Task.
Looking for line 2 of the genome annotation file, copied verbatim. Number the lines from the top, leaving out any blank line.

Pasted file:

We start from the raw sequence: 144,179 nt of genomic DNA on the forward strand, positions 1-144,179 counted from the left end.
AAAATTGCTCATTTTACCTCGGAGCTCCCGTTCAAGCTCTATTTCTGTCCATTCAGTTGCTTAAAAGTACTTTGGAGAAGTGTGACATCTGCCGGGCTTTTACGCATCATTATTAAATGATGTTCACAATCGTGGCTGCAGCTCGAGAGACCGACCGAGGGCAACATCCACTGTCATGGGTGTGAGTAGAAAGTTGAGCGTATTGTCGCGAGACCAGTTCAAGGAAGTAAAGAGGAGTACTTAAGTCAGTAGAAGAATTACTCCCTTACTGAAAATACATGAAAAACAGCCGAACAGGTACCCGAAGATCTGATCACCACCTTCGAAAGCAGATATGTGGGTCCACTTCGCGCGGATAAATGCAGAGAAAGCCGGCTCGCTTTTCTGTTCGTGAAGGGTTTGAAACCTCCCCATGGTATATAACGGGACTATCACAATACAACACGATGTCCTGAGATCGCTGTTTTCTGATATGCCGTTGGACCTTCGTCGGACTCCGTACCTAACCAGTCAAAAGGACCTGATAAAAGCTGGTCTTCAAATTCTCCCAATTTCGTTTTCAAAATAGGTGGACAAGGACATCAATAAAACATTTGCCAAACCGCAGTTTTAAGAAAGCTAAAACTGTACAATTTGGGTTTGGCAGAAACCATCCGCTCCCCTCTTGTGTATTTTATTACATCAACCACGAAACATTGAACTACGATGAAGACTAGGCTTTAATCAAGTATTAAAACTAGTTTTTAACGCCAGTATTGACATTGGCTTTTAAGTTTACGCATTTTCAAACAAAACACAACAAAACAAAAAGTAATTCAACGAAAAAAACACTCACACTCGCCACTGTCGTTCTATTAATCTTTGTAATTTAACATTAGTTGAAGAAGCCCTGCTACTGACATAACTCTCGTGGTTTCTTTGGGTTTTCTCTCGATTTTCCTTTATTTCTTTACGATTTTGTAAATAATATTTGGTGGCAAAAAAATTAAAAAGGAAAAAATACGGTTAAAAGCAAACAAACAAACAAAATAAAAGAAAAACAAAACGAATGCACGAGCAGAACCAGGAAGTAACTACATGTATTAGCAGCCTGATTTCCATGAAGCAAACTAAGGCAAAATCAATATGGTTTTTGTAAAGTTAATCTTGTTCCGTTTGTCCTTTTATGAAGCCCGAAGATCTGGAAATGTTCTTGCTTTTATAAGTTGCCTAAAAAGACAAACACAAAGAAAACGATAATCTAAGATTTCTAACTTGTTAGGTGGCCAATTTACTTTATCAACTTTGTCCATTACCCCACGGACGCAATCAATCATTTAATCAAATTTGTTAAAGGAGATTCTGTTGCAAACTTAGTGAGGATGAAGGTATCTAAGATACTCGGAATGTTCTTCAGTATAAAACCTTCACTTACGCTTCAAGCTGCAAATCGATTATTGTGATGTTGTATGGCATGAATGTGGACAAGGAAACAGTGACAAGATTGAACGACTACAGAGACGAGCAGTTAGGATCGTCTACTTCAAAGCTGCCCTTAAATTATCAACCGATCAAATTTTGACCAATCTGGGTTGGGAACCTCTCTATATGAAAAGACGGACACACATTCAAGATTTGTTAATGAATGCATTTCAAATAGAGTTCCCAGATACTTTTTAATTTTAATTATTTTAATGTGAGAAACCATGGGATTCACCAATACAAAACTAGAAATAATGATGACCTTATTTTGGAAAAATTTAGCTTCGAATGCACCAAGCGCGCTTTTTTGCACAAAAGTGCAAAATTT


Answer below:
AAAATTGCTCATTTTACCTCGGAGCTCCCGTTCAAGCTCTATTTCTGTCCATTCAGTTGCTTAAAAGTACTTTGGAGAAGTGTGACATCTGCCGGGCTTTTACGCATCATTATTAAATGATGTTCACAATCGTGGCTGCAGCTCGAGAGACCGACCGAGGGCAACATCCACTGTCATGGGTGTGAGTAGAAAGTTGAGCGTATTGTCGCGAGACCAGTTCAAGGAAGTAAAGAGGAGTACTTAAGTCAGTAGAAGAATTACTCCCTTACTGAAAATACATGAAAAACAGCCGAACAGGTACCCGAAGATCTGATCACCACCTTCGAAAGCAGATATGTGGGTCCACTTCGCGCGGATAAATGCAGAGAAAGCCGGCTCGCTTTTCTGTTCGTGAAGGGTTTGAAACCTCCCCATGGTATATAACGGGACTATCACAATACAACACGATGTCCTGAGATCGCTGTTTTCTGATATGCCGTTGGACCTTCGTCGGACTCCGTACCTAACCAGTCAAAAGGACCTGATAAAAGCTGGTCTTCAAATTCTCCCAATTTCGTTTTCAAAATAGGTGGACAAGGACATCAATAAAACATTTGCCAAACCGCAGTTTTAAGAAAGCTAAAACTGTACAATTTGGGTTTGGCAGAAACCATCCGCTCCCCTCTTGTGTATTTTATTACATCAACCACGAAACATTGAACTACGATGAAGACTAGGCTTTAATCAAGTATTAAAACTAGTTTTTAACGCCAGTATTGACATTGGCTTTTAAGTTTACGCATTTTCAAACAAAACACAACAAAACAAAAAGTAATTCAACGAAAAAAACACTCACACTCGCCACTGTCGTTCTATTAATCTTTGTAATTTAACATTAGTTGAAGAAGCCCTGCTACTGACATAACTCTCGTGGTTTCTTTGGGTTTTCTCTCGATTTTCCTTTATTTCTTTACGATTTTGTAAATAATATTTGGTGGCAAAAAAATTAAAAAGGAAAAAATACGGTTAAAAGCAAACAAACAAACAAAATAAAAGAAAAACAAAACGAATGCACGAGCAGAACCAGGAAGTAACTACATGTATTAGCAGCCTGATTTCCATGAAGCAAACTAAGGCAAAATCAATATGGTTTTTGTAAAGTTAATCTTGTTCCGTTTGTCCTTTTATGAAGCCCGAAGATCTGGAAATGTTCTTGCTTTTATAAGTTGCCTAAAAAGACAAACACAAAGAAAACGATAATCTAAGATTTCTAACTTGTTAGGTGGCCAATTTACTTTATCAACTTTGTCCATTACCCCACGGACGCAATCAATCATTTAATCAAATTTGTTAAAGGAGATTCTGTTGCAAACTTAGTGAGGATGAAGGTATCTAAGATACTCGGAATGTTCTTCAGTATAAAACCTTCACTTACGCTTCAAGCTGCAAATCGATTATTGTGATGTTGTATGGCATGAATGTGGACAAGGAAACAGTGACAAGATTGAACGACTACAGAGACGAGCAGTTAGGATCGTCTACTTCAAAGCTGCCCTTAAATTATCAACCGATCAAATTTTGACCAATCTGGGTTGGGAACCTCTCTATATGAAAAGACGGACACACATTCAAGATTTGTTAATGAATGCATTTCAAATAGAGTTCCCAGATACTTTTTAATTTTAATTATTTTAATGTGAGAAACCATGGGATTCACCAATACAAAACTAGAAATAATGATGACCTTATTTTGGAAAAATTTAGCTTCGAATGCACCAAGCGCGCTTTTTTGCACAAAAGTGCAAAATTT